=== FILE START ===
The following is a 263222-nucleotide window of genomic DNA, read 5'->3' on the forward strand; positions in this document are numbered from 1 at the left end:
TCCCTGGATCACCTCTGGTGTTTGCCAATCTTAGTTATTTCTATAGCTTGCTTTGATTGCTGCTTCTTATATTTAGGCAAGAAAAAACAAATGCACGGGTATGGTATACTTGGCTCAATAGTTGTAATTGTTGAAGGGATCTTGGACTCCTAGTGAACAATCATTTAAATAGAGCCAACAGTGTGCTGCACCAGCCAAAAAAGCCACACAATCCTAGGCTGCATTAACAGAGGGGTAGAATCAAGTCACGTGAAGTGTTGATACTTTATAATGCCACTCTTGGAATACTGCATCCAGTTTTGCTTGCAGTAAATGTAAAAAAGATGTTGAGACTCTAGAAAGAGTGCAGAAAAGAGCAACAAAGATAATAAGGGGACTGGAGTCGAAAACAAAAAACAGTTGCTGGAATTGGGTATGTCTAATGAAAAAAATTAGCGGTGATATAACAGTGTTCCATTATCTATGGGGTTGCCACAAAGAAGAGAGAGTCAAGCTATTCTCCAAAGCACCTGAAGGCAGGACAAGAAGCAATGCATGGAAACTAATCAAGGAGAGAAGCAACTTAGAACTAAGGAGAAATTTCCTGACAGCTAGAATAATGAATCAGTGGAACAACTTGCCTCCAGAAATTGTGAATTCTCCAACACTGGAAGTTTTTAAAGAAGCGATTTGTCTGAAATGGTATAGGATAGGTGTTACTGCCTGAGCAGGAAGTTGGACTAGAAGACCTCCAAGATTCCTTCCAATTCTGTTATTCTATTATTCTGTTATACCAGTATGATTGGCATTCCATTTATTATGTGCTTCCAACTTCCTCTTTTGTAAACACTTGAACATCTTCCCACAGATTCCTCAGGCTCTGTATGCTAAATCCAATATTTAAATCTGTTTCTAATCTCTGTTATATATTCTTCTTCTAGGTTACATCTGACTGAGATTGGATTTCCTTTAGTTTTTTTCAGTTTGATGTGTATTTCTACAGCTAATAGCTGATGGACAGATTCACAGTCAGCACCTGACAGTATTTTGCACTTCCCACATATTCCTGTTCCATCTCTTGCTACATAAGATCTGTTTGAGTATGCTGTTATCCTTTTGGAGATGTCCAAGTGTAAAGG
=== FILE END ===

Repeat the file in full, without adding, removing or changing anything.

The following is a 263222-nucleotide window of genomic DNA, read 5'->3' on the forward strand; positions in this document are numbered from 1 at the left end:
TCCCTGGATCACCTCTGGTGTTTGCCAATCTTAGTTATTTCTATAGCTTGCTTTGATTGCTGCTTCTTATATTTAGGCAAGAAAAAACAAATGCACGGGTATGGTATACTTGGCTCAATAGTTGTAATTGTTGAAGGGATCTTGGACTCCTAGTGAACAATCATTTAAATAGAGCCAACAGTGTGCTGCACCAGCCAAAAAAGCCACACAATCCTAGGCTGCATTAACAGAGGGGTAGAATCAAGTCACGTGAAGTGTTGATACTTTATAATGCCACTCTTGGAATACTGCATCCAGTTTTGCTTGCAGTAAATGTAAAAAAGATGTTGAGACTCTAGAAAGAGTGCAGAAAAGAGCAACAAAGATAATAAGGGGACTGGAGTCGAAAACAAAAAACAGTTGCTGGAATTGGGTATGTCTAATGAAAAAAATTAGCGGTGATATAACAGTGTTCCATTATCTATGGGGTTGCCACAAAGAAGAGAGAGTCAAGCTATTCTCCAAAGCACCTGAAGGCAGGACAAGAAGCAATGCATGGAAACTAATCAAGGAGAGAAGCAACTTAGAACTAAGGAGAAATTTCCTGACAGCTAGAATAATGAATCAGTGGAACAACTTGCCTCCAGAAATTGTGAATTCTCCAACACTGGAAGTTTTTAAAGAAGCGATTTGTCTGAAATGGTATAGGATAGGTGTTACTGCCTGAGCAGGAAGTTGGACTAGAAGACCTCCAAGATTCCTTCCAATTCTGTTATTCTATTATTCTGTTATACCAGTATGATTGGCATTCCATTTATTATGTGCTTCCAACTTCCTCTTTTGTAAACACTTGAACATCTTCCCACAGATTCCTCAGGCTCTGTATGCTAAATCCAATATTTAAATCTGTTTCTAATCTCTGTTATATATTCTTCTTCTAGGTTACATCTGACTGAGATTGGATTTCCTTTAGTTTTTTTCAGTTTGATGTGTATTTCTACAGCTAATAGCTGATGGACAGATTCACAGTCAGCACCTGACAGTATTTTGCACTTCCCACATATTCCTGTTCCATCTCTTGCTACATAAGATCTGTTTGAGTATGCTGTTATCCTTTTGGAGATGTCCAAGTGTAAAGG